Study identifies new gene variants for type-2 diabetes

Researchers in the US found hundreds of genetic variants never before linked to type 2 diabetes after examining the genes of more than 200,000 people all over the world who have the condition.

The study also identified gene variants that vary by ethnicity, as well as variants tied to complications related to type-2 diabetes like coronary heart disease and chronic kidney disease. This expansive genetic investigation, the largest of its kind, has the potential to dramatically impact care for millions of people worldwide who live with the type 2 diabetes.

The study is published in the latest edition of the journal Nature Genetics.

About the research

Using data from the US, the UK, Europe and Japan the researchers analyzed a study population of 1.4 million people from around the world, of which almost 230,000 people had type-2 diabetes.

From there, they broke down the genetic makeup of those hundreds of thousands of people and found 558 independent genetic variants that are differentially distributed between people with and without type-2 diabetes, 21 being European-ancestry-specific and seven African American-ancestry specific.

Of the 588 variants found, 286 had never before been discovered. Researchers then set out to see if certain genetic variants among this group of people could be tied to specific type-2-diabetes-related diseases.

Early identification of complications

Ultimately, three were linked to coronary heart disease, two to acute ischemic stroke, four to retinopathy, two to chronic kidney disease, and one to neuropathy. Building on this research, the scientific community can assess which of the surrounding genes nearby the identified genetic variants is likely to be the causal gene that alters the risk of type-2 diabetes, and that could lead to early interventions to limit controllable risks of developing the condition.”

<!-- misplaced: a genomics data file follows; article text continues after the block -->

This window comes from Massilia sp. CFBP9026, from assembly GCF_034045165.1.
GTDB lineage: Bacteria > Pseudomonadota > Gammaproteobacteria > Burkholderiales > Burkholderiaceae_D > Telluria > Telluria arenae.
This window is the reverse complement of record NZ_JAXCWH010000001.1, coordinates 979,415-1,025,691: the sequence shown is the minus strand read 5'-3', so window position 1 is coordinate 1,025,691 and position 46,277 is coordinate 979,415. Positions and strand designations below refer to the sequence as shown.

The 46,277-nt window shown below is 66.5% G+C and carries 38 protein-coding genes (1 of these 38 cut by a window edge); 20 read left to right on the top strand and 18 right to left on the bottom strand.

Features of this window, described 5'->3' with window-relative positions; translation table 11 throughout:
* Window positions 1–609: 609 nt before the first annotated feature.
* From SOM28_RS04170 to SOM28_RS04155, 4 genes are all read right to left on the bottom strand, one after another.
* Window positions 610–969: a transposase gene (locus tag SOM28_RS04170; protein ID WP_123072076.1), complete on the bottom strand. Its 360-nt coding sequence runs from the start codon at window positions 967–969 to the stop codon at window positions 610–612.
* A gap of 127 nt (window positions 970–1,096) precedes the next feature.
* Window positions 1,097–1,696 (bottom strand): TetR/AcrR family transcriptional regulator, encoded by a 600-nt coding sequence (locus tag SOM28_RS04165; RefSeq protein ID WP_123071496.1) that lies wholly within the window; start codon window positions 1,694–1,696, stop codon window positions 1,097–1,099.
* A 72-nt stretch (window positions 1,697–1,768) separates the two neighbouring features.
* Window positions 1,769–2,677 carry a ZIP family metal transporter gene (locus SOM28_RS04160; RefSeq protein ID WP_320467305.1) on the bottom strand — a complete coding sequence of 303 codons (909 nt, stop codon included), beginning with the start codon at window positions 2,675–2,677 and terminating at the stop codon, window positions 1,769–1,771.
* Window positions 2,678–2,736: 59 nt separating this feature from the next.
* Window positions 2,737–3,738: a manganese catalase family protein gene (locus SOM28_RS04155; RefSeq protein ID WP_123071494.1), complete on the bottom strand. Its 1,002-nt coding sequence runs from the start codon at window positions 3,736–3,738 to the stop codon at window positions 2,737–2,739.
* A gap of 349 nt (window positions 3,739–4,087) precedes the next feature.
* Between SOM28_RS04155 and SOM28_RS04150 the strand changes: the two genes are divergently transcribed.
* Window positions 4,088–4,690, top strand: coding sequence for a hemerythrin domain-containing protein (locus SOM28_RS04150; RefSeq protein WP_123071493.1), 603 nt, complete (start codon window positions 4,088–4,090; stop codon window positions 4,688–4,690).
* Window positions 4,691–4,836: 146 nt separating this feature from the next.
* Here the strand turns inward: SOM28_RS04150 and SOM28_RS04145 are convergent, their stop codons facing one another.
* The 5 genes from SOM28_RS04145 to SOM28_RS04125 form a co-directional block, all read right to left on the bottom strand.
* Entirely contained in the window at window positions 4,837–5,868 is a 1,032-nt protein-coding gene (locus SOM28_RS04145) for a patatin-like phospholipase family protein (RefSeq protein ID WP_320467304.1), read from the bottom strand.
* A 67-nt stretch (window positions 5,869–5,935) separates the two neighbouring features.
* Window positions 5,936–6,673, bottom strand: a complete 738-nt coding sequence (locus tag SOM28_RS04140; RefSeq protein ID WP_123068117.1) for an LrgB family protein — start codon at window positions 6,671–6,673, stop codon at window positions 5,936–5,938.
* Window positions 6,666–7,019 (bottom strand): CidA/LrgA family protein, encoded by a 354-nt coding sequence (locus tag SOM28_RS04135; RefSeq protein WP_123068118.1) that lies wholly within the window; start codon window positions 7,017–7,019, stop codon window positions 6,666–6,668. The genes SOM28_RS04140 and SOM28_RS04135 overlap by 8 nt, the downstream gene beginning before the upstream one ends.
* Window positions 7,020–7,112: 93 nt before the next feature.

Marijana Vujkovic, a co-leader on the study said, “While so many genetic variants were found in people with type-2 diabetes, no one variant was implicated as the “worst” or “most dangerous.”

Co-senior author Benjamin F. Voight added, “However, just like heart disease, schizophrenia, or obesity, it is the accumulation of a large number of these variants that can add up to a considerable increase in risk. We hope this study can not only help find that subset of patients with substantial risk, but also to motivate new, future studies for treatments based on these findings.”

Improved future therapy

These researchers say more knowledge about genetic variants related to type-2 diabetes may help identify potential therapeutic targets for type-2 diabetes. They also say it can help guide treatment plans for people with the condition who may also be predisposed to specific diabetes complications.

Knowing the genetic susceptibility for diabetes complications in a patient already diagnosed with type-2 diabetes, could help guide that patient’s care.

Following the patients from this analysis over the long term will help illuminate the risk associated with these genetic variants, the study authors say. Accordingly, they are planning to do a long-term examination of how genetics influence disease progression among patients with type-2 diabetes and associated metabolic disorders.

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